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|Title:||Biofilm detachment by self-collapsing air microbubbles : a potential chemical-free cleaning technology for membrane biofouling||Authors:||Agarwal, Ashutosh
Ng, Wun Jern
|Issue Date:||2012||Source:||Agarwal, A., Xu, H., Ng, W. J., & Liu, Y. (2012). Biofilm detachment by self-collapsing air microbubbles: a potential chemical-free cleaning technology for membrane biofouling. Journal of Materials Chemistry, 22(5), 2203-2207.||Series/Report no.:||Journal of materials chemistry||Abstract:||Microbubbles (MBs) have been known for their ability to generate pressure waves through shrinking and subsequent self-collapsing phenomenon. In the present study, we have investigated the potential of air MBs for biofilm detachment from a nylon membrane surface in comparison to chemical cleaning by sodium hypochloride (NaOCl). About 88% of fixed biomass detachment was observed after 1 h air microbubbling, while only 10% of biofilm detachment was achieved in the control experiment without microbubbles. Images taken with a confocal laser scanning microscope (CLSM) clearly showed that nearly all extracellular polysaccharides and proteins in biofilms were removed from the membrane surface, indicating a complete disruption of the extracellular polymeric matrix of biofilms. It was further demonstrated that microbubbling is much more efficient than chemical cleaning with 0.5% NaOCl solution in terms of removal of fixed biomass and extracellular polysaccharides and proteins. This study provides experimental evidence showing that self-collapsing air MBs is a chemical-free and eco-friendly technology for biofilm detachment.||URI:||https://hdl.handle.net/10356/96724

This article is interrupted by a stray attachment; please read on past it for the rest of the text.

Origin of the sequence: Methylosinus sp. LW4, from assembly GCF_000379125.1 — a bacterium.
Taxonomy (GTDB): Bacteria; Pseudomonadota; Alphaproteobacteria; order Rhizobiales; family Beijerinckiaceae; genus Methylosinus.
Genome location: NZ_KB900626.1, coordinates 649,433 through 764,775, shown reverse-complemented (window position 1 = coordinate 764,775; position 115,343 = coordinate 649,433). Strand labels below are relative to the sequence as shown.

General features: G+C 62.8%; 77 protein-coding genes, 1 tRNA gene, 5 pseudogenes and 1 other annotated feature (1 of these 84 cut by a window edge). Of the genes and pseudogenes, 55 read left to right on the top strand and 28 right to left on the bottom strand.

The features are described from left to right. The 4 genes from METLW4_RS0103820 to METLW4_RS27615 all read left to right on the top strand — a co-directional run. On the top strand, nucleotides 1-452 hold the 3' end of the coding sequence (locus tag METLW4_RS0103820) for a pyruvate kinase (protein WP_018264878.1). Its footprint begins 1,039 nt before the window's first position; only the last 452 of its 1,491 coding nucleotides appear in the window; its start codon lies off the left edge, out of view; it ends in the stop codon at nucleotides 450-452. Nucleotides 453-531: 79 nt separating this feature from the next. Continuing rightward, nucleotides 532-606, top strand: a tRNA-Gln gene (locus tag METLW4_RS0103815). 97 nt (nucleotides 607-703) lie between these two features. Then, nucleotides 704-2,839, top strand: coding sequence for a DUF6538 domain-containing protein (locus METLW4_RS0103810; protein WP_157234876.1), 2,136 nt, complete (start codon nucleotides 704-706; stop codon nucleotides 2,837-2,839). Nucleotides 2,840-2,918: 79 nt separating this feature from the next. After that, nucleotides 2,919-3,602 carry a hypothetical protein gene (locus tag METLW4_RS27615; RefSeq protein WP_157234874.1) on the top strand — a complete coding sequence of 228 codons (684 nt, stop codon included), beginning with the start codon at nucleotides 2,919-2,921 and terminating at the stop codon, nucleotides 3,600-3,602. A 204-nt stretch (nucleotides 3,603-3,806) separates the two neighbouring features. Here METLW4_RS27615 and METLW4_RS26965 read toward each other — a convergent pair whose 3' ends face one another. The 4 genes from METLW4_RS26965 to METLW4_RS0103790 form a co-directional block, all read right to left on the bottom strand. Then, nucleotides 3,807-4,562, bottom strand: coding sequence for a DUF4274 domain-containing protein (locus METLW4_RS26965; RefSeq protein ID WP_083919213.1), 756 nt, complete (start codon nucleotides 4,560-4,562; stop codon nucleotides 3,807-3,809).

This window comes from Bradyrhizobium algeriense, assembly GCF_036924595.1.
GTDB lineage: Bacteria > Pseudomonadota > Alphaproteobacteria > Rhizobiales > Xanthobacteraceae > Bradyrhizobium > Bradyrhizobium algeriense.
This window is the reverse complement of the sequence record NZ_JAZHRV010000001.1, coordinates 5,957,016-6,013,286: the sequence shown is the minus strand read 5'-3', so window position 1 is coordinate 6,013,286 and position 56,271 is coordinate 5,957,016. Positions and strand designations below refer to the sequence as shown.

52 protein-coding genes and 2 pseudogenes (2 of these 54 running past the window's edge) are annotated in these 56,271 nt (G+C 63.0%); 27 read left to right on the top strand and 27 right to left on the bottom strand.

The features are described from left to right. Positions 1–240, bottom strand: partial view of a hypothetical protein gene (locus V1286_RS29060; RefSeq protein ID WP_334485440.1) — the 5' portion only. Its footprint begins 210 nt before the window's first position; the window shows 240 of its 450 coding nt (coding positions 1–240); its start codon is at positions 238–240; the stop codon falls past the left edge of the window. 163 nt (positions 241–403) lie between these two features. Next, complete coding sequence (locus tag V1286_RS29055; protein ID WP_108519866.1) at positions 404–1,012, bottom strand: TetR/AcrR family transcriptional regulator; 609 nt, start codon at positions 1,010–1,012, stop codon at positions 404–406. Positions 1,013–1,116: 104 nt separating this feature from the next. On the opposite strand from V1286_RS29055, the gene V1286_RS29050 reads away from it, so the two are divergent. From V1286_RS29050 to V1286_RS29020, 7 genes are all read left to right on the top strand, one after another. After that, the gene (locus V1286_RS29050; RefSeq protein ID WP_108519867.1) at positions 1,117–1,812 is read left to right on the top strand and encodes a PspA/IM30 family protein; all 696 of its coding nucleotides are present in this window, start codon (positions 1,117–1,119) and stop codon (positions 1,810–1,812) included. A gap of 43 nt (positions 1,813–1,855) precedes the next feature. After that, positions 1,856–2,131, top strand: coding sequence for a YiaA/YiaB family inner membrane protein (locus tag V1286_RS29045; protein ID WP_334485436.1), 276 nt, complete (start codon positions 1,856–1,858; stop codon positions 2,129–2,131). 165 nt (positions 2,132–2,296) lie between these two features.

|DOI:||10.1039/c1jm14439a||Rights:||© 2012 Royal Society of Chemistry.||Fulltext Permission:||none||Fulltext Availability:||No Fulltext|
|Appears in Collections:||CEE Journal Articles|
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